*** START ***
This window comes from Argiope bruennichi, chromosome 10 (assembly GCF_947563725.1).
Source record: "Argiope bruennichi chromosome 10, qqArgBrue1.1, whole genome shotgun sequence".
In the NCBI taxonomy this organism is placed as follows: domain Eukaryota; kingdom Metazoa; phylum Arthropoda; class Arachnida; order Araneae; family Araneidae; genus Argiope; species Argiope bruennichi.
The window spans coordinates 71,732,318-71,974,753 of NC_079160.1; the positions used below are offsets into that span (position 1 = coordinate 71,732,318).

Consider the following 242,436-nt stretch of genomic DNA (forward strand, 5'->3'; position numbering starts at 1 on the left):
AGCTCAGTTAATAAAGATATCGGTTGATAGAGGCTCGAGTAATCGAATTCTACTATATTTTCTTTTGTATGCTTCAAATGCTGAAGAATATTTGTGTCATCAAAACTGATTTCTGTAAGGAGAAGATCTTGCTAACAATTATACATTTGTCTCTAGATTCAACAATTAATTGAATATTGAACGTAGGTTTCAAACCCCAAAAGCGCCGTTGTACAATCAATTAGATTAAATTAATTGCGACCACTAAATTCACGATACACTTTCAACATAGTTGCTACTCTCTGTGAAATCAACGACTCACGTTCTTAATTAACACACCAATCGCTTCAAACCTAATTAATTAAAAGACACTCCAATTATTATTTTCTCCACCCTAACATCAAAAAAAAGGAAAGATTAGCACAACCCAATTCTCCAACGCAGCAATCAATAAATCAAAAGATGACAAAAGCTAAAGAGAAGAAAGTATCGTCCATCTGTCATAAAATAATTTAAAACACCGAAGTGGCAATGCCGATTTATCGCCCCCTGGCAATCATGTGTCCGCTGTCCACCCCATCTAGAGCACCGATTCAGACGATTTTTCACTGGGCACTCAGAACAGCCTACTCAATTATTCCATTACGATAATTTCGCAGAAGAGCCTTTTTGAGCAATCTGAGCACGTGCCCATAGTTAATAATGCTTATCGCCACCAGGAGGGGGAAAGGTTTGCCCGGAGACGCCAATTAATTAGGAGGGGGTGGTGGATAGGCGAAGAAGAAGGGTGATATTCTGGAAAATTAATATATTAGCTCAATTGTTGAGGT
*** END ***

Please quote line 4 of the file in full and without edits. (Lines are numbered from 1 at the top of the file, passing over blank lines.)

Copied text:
The window spans coordinates 71,732,318-71,974,753 of NC_079160.1; the positions used below are offsets into that span (position 1 = coordinate 71,732,318).